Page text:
Why You’ll Probably Never Taste the Best Whisky of 2020

"This is something to truly worship," notes whiskey critic nonpareil Jim Murray

Alberta Premium
This 100% prairie rye from Canada just won "World Whisky of the Year"
Beam Suntory

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Jim Murray has tasted over 20,000 whiskies in his lifetime, and his yearly guide (which started in 2003) is known for making some unique picks and profiling distilleries and styles that may escape the mainstream.

You may prefer the multi-person judging panels and blind tastings of the major spirits awards, but I think of Murray like a specific film or music critic that you religiously follow — you may not agree with their opinion all the time, but the expertise is unparalleled. Consider him the Roger Ebert of whisky.

For this year’s Whisky Bible Awards, Murray sampled around 1,250 different tipples. And much like the surprise when he anointed a Canadian rye as the best whisky of the year back in 2016, this year’s honor goes to Alberta Premium Cask Strength Rye.

Alberta Premium (owned by Beam Suntory) is one of the rare rye-grain distilleries in North America; the Cask Strength is a 100% Canadian prairie rye, aged for a minimum of five years and coming in at whopping 65.1% ABV. Previous AP releases have done well in Murray’s book, winning several “Canadian Whisky of the Year” designations.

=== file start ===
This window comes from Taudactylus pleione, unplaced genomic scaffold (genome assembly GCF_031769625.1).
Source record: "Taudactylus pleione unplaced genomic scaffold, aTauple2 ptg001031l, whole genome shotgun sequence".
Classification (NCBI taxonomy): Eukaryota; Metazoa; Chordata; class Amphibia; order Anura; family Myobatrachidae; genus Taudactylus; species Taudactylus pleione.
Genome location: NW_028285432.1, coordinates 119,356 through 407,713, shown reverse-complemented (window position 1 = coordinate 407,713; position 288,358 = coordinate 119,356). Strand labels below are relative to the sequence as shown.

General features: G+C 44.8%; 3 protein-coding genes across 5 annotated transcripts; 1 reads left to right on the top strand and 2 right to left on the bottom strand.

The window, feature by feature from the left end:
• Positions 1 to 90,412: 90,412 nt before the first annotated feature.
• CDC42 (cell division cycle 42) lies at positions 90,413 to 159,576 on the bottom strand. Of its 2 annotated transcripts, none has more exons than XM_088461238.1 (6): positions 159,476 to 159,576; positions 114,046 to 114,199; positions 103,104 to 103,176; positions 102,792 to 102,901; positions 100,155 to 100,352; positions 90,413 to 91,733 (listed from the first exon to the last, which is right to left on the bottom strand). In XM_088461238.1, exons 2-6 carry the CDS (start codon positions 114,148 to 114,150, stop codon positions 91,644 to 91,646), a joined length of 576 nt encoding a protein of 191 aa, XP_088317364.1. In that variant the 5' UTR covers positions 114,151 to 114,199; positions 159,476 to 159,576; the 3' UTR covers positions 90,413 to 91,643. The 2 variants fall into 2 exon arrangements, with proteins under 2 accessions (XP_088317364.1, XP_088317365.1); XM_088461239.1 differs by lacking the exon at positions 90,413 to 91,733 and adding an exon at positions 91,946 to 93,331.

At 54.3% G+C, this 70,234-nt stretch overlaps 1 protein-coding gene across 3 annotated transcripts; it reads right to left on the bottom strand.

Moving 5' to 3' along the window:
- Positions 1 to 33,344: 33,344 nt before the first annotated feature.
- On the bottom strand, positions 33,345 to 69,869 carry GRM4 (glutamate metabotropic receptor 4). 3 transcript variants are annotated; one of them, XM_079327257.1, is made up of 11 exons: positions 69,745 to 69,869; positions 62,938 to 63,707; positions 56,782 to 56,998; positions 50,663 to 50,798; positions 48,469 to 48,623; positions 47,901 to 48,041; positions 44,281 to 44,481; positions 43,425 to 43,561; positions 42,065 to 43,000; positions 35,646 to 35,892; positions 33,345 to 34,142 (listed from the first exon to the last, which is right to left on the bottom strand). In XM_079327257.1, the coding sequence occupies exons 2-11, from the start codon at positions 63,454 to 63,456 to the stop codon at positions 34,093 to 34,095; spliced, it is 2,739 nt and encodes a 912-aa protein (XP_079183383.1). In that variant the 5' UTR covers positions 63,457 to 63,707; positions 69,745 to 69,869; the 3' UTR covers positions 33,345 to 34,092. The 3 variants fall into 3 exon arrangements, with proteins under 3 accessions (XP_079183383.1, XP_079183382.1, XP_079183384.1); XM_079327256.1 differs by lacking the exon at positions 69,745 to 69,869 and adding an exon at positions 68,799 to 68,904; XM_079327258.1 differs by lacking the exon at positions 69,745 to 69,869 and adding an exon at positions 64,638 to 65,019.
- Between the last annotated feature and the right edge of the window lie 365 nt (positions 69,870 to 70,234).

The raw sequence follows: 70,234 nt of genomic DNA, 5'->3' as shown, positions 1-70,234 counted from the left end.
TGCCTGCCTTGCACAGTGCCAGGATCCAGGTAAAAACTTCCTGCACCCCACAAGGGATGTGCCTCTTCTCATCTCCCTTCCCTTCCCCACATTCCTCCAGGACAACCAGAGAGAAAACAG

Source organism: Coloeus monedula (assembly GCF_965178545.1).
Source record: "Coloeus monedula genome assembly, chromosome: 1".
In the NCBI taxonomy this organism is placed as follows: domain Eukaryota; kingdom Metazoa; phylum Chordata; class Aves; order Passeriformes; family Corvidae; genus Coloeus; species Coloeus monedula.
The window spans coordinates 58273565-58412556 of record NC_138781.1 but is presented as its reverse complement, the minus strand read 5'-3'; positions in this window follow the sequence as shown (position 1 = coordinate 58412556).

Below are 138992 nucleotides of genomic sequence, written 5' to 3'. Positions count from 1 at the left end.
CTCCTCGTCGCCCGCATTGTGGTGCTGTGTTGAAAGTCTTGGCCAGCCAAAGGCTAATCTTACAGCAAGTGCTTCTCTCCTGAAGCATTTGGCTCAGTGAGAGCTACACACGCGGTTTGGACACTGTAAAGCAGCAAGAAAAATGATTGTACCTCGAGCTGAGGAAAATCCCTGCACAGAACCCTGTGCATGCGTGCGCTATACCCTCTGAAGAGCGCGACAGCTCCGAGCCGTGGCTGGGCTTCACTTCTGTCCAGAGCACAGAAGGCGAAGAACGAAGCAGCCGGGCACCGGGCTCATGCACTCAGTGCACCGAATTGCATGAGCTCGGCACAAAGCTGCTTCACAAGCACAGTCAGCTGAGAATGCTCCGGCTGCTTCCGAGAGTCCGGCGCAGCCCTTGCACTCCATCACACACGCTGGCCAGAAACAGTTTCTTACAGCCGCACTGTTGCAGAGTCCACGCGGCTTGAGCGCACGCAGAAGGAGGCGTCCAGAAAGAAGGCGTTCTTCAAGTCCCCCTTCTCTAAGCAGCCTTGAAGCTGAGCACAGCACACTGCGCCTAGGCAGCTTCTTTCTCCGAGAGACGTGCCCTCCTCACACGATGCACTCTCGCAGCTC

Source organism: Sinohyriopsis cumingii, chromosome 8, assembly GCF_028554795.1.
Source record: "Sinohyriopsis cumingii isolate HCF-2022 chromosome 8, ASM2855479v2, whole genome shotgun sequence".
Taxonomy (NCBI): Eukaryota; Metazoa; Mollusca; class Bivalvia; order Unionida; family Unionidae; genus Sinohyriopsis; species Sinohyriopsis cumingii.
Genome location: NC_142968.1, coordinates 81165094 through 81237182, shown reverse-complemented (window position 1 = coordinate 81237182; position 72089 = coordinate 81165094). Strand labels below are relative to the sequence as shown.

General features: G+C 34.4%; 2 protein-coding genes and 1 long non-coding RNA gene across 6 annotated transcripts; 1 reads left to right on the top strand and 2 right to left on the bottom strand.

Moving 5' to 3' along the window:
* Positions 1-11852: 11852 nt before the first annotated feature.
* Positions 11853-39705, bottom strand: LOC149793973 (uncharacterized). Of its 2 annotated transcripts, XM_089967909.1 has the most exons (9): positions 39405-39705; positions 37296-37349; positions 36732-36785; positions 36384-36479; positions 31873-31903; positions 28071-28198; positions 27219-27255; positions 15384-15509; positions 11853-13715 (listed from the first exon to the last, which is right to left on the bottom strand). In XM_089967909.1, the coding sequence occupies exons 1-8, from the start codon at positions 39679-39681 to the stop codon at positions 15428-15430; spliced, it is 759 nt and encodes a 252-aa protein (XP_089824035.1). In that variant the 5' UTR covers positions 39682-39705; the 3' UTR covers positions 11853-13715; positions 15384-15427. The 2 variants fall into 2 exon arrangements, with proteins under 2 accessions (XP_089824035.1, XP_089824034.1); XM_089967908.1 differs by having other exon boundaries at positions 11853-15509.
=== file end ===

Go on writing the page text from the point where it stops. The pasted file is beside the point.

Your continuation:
As the Whisky Exchange notes: “Alberta Distillers have been selling their rye whiskey to producers south of the border, including award-winning Masterson’s and WhistlePig, who have bottled it under their own labels. At home, the company didn’t have a whisky with quite the same reputation, with its spicy 100% rye used as a flavouring [sic] whisky or watered down to create good but not earth-shattering whiskies … In late 2019, however, the company changed that with the launch of a Cask Strength and a Cask Strength Rye, finally showing off its whisky under its own label.”

Jim Murray Whisky Bible
The Whisky Exchange

And in Murray’s own words: “A succulence to the oils, balanced perfectly by ulmo and manuka honeys ensure for the most chewable Canadian mouthful possibly ever … and yet this is constantly salivating, from the very first nanosecond … Truly world-class whisky from possibly the world’s most underrated distillery. How can something be so immense yet equally delicate? For any whisky lover on the planet looking for huge but nearly perfectly balanced experience, then here you go. And with rye at its most rampantly beautiful, this is something to truly worship.”

A limited edition, this one is difficult to find here in the U.S. (it’s not on Caskers, Whisky Exchange or Drizly; it’s officially only a Canada release), so a trip up north might be necessary when that’s possible. To show how much Murray’s opinion may differ from the larger drinking community, this Alberta Distillers release has a modest 4.06/5 rating on the popular crowd-sourced tasting site Distiller, where the first tasting note is “face-melting rye spice.”

As for what else Murray liked (all listed winners courtesy of The Whisky Exchange) …

Second placeStagg Jr Barrel Proof (64.2%)

Third place: Paul John Mithuna

Single CaskGlen Grant 1956 Mr George Centenary Edition Gordon & MacPhail

Scotch Whisky of the Year: Glen Grant 15 Year Old Batch Strength 1st Edition

Irish Whiskey of the Year: Midleton Barry Crockett Legacy

Bourbon of the Year: Stagg Jr Barrel Proof (64.2%)

Rye of the Year: Thomas H. Handy Sazerac 2019 Release

Japanese Whisky of the Year: Nikka Whisky Single Malt Yoichi Apple Brandy Wood Finish


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